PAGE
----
Copywriter, technical writer, translator (FR>EN, ES>EN, IT>EN), journalist

The Online Network

Originally published in PWAC Contact

Thanks to Lisa Murphy, web consultant at House & Home Media, quite a few members of the Professional Writers Association of Canada (PWAC) got to delve into social media at a Thursday morning MagNet session. Murphy helped us understand the current triad in social networking: LinkedIn, Twitter and Facebook.

This short article can’t cover social networking, let alone explanations of the three networks, to any great extent, so what I’ll share here are a few things Murphy didn’t mention. (For more insight, follow the links at the end of this article.)

Caveat lector: some of what you’ll read here may be useful, but bear in mind that I’m a light user of social media. I check in occasionally, shut everything down when I focus on client work and definitely do not follow all the “best practices” that experts push. In other words, my life does not revolve around social media.

Finally, I’m sharing both knowledge and opinions. With that said, here goes.

Certain things apply to social networking in general.

  • Help others when you can. It’s the number one rule of networking.
  • Lurking is OK. Don’t let anybody tell you it isn’t. It’s also called observation, and it’s a good way to learn about online networks.
  • Take the learning at your own pace. For instance, you can try one new “best practice” a week.
  • Do your networking as time permits. The networks are your servants, not your masters, and if you aren’t careful, they can become time sucks.
  • Connecting to people on social networks who you don’t know (with the exception of Twitter) is creepy – don’t do it.
  • If you use social networks to cultivate relationships with prospective clients keep your online image businesslike, even if you wear shorts and a t-shirt to work.
  • Occasionally break the business image rule, but use your judgement. My judgement, for instance, told me it was OK to post (to all three networks) that I’m looking for goaltenders to play hockey on Wednesday and Friday mornings. I also posted a link to an opinion piece on my site about why I did not renew my BusinessWeek subscription.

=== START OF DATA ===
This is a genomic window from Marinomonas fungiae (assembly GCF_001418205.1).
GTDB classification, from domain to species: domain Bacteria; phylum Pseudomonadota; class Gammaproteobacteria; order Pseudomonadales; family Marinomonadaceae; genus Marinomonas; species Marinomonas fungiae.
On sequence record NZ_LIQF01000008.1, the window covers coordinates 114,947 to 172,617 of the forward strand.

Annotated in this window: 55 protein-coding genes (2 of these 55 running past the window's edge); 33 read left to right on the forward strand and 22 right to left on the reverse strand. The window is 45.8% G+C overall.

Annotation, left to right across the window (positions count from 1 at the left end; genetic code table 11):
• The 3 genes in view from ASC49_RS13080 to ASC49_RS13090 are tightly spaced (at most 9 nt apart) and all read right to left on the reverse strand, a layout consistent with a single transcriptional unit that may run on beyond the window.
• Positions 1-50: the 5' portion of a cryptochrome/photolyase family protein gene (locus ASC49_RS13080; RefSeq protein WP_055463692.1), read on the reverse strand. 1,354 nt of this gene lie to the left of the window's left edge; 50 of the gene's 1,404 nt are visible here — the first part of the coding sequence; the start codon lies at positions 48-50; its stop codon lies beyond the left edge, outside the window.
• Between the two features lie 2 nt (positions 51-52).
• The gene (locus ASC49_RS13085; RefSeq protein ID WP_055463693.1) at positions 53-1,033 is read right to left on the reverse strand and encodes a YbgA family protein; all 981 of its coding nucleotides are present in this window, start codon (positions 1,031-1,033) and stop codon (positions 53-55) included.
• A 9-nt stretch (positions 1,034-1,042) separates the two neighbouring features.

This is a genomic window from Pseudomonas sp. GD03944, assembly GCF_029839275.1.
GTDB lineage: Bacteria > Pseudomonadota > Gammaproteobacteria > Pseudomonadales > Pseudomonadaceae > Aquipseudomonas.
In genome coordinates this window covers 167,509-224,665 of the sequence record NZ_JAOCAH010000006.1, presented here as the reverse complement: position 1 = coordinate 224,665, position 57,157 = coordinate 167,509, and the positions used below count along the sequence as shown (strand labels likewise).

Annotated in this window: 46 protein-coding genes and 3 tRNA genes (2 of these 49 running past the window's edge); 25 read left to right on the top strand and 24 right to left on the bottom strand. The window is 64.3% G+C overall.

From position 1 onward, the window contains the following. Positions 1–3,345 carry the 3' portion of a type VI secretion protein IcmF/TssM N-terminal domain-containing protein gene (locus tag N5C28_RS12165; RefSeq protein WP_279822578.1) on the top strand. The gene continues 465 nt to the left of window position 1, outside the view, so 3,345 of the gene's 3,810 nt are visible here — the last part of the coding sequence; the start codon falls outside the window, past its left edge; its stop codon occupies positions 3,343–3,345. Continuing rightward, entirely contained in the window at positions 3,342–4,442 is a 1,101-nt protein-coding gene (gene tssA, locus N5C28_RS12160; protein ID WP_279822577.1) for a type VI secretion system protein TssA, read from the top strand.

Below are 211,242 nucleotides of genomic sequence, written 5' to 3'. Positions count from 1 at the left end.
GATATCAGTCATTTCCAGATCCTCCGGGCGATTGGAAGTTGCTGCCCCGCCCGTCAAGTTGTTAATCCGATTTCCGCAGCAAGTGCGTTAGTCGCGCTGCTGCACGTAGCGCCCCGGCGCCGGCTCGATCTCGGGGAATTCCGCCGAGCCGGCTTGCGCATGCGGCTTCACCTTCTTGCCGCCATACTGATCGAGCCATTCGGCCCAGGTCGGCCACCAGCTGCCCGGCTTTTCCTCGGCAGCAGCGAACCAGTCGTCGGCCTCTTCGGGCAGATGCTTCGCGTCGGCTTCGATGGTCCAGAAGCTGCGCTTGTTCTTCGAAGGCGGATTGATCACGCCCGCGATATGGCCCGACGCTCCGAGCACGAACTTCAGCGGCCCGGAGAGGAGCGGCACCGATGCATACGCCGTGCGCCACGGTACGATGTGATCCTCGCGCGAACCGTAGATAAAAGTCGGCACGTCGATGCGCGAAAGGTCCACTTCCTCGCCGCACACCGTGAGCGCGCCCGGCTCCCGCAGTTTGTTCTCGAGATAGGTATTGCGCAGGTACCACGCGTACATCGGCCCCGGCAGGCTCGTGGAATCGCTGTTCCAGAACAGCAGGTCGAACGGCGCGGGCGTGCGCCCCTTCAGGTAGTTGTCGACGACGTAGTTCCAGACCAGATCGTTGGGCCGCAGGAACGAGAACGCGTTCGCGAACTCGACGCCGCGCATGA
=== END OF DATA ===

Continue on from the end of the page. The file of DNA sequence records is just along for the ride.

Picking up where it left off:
Murphy first took her audience through LinkedIn, arguably the most important network of the three.

Why? For one thing, LinkedIn profiles rank very high in Google searches. For another, everybody uses LinkedIn. Don’t believe me? Consider this: on LinkedIn, I’m three degrees away from Hillary Clinton and two from Barack Obama.

Since it’s a popular network, you can research both people and companies that interest you:

  • Potential clients
  • Their marketing executives
  • Magazine editors
  • The companies that publish said magazines
  • People who can keep you up to date in a given field
  • Other writers
  • Anybody who interests you

All three networks let you publish updates. I publish quick notes about articles of mine that have recently been published, along with links that take readers to the article on my own web site.

Keep your profile current. While Barack Obama’s now says he’s the President of the United States of America, Hillary Clinton’s still defines her as a candidate for Obama’s job. Make of that what you will.